Bluetooth stereo headphones are meant primarily for use on the go. Audio quality doesn't quite measure up to the best wireless headphones for home use, mostly due to the limitations in dynamic range imposed by Bluetooth technology. Because Bluetooth headphones are commonly used when out and about, style can be an important consideration. The MEElectronics Air-Fi AF32 (Est. $65) offers style in spades, with a streamlined look and black and red color scheme.
A slick design is just the beginning; both reviewers and users rate these wireless Bluetooth headphones highly for their 12-hour battery life and great sonic clarity. Unlike some Bluetooth headphones designed for musical enjoyment, the Air-Fi AF32 doesn't disappoint when talking on the phone. Sound quality won't satisfy audiophiles, but it's more than good enough for casual listening, critics report.
What might not satisfy is comfort, at least for long listening sessions. The on-ear design can leave ears a bit hot, says CNET's David Carnoy, who nonetheless gives the MEElectronics Air-Fi AF32 high marks for comfort. He says, "I had no problem wearing them on a 30-minute commute every day to and from work," but not all users agree. Posts at Amazon.com and Newegg.com complain that these wireless Bluetooth headphones are prone to slipping off with just moderate activity.
The Plantronics BackBeat 903+ (Est. $45) is another alternative that also comes with mixed reviews. The headphones connect two in-ear buds via a sporty, behind-the-ears headband that's supposed to be one size fits all, but there are reports of the 903+ slipping off users' heads. Plantronics intentionally designed the ear buds to allow a small amount of outside noise to seep in, making it safer to use the headphones while walking; they have no noise-cancellation features.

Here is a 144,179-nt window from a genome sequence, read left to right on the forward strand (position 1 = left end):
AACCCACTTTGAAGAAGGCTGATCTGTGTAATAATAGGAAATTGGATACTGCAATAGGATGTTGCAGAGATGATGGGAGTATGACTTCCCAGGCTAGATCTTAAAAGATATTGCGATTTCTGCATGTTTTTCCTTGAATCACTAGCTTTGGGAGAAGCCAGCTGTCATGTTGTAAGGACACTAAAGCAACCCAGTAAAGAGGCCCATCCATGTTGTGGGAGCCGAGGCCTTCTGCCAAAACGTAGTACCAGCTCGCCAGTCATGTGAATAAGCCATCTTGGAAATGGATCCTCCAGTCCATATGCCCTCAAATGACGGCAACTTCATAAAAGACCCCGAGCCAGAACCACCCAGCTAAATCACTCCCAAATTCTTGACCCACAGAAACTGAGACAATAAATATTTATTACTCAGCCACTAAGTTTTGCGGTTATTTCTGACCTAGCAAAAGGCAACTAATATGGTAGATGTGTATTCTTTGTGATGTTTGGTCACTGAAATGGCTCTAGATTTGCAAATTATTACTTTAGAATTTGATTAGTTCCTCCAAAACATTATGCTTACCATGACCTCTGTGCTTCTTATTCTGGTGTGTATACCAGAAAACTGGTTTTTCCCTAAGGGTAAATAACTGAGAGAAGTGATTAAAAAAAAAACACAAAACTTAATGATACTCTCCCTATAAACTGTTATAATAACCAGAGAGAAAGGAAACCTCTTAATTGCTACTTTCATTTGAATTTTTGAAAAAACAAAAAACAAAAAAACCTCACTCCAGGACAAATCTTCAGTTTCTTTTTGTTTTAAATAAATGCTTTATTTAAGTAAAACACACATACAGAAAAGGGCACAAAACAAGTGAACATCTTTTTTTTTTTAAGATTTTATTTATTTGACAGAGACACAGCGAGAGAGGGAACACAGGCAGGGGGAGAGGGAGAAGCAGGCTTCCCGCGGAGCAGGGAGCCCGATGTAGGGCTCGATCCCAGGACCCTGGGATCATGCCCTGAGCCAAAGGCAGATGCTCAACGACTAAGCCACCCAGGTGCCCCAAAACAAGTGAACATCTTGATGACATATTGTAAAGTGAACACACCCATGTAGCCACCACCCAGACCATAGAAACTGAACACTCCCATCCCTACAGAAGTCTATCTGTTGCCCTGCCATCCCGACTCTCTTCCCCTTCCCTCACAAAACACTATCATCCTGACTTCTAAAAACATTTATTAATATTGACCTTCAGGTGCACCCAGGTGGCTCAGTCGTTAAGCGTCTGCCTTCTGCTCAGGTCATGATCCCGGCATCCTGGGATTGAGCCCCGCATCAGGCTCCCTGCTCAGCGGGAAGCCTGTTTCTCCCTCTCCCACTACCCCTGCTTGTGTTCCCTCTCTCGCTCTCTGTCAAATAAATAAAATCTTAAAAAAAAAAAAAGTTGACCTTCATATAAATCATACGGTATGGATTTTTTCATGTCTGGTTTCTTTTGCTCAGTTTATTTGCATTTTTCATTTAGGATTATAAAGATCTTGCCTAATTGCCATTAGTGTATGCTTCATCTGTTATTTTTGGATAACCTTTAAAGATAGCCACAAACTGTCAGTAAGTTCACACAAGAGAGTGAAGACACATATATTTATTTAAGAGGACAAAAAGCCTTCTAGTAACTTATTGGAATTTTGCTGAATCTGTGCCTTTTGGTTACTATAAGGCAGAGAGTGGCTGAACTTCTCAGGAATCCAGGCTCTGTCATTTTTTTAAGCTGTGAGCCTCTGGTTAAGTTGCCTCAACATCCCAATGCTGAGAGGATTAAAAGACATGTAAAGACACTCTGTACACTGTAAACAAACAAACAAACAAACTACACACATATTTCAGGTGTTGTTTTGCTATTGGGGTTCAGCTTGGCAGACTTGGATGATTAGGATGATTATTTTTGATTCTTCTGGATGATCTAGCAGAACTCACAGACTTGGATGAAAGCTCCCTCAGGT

The controls on the BackBeat 903+ take full advantage of Bluetooth 2.1's AVRCP features, which allow you to navigate musical tracks with the touch of a button. Standard calling options like Answer and Reject are also available, as is a useful OpenMic mode that pumps in noise from your surroundings when music is paused, so there's no need to remove the headphones while talking to someone face to face. A redesign melds the ear buds with the outer part of the headset to prevent sweat from dripping into the seam lines.
Nick Broughall of Gizmodo Australia says audiophiles should probably shy away from Bluetooth headsets, but if you're fine with their limitations, the BackBeat 903+ is one of the better options. "Audio quality is fantastic -- there's really good range in both the low and high ranges, with the mid range performing well, too," he writes. Other reviewers aren't as enthusiastic, but most agree that the headset's music performance is top-notch for a Bluetooth set.
Reviews are more mixed when using the Plantronics as a cell phone headset. The microphone is located in the left ear bud and critics say call quality suffers as a result. "Everyone we spoke to while connected with the 903 complained about the volume and clarity of our voice," says Joseph Hanlon at CNET (Australia). "We could hear them fine, but when it comes to phone calls, you do need both elements to work really well."
CNET's Nicole Lee reports similar problems: "Callers said we sounded much softer than usual, and static seemed more pronounced." Even so, the BackBeat 903+ makes CNET's list of top portable wireless headphones.